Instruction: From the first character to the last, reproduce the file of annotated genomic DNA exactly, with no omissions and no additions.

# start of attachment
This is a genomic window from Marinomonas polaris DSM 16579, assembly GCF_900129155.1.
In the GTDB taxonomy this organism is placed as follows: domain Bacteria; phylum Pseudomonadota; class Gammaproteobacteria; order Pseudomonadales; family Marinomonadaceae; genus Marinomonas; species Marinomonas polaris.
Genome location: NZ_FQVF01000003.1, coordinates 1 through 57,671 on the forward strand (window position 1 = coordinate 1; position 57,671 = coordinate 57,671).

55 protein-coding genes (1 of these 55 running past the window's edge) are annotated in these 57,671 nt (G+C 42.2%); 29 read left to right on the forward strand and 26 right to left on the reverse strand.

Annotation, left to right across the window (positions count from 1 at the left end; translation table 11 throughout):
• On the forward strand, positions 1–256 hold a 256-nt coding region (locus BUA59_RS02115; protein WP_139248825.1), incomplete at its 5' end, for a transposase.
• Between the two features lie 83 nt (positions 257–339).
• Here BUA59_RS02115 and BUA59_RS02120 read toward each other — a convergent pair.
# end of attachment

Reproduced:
This is a genomic window from Marinomonas polaris DSM 16579, assembly GCF_900129155.1.
In the GTDB taxonomy this organism is placed as follows: domain Bacteria; phylum Pseudomonadota; class Gammaproteobacteria; order Pseudomonadales; family Marinomonadaceae; genus Marinomonas; species Marinomonas polaris.
Genome location: NZ_FQVF01000003.1, coordinates 1 through 57,671 on the forward strand (window position 1 = coordinate 1; position 57,671 = coordinate 57,671).

55 protein-coding genes (1 of these 55 running past the window's edge) are annotated in these 57,671 nt (G+C 42.2%); 29 read left to right on the forward strand and 26 right to left on the reverse strand.

Annotation, left to right across the window (positions count from 1 at the left end; translation table 11 throughout):
• On the forward strand, positions 1–256 hold a 256-nt coding region (locus BUA59_RS02115; protein WP_139248825.1), incomplete at its 5' end, for a transposase.
• Between the two features lie 83 nt (positions 257–339).
• Here BUA59_RS02115 and BUA59_RS02120 read toward each other — a convergent pair.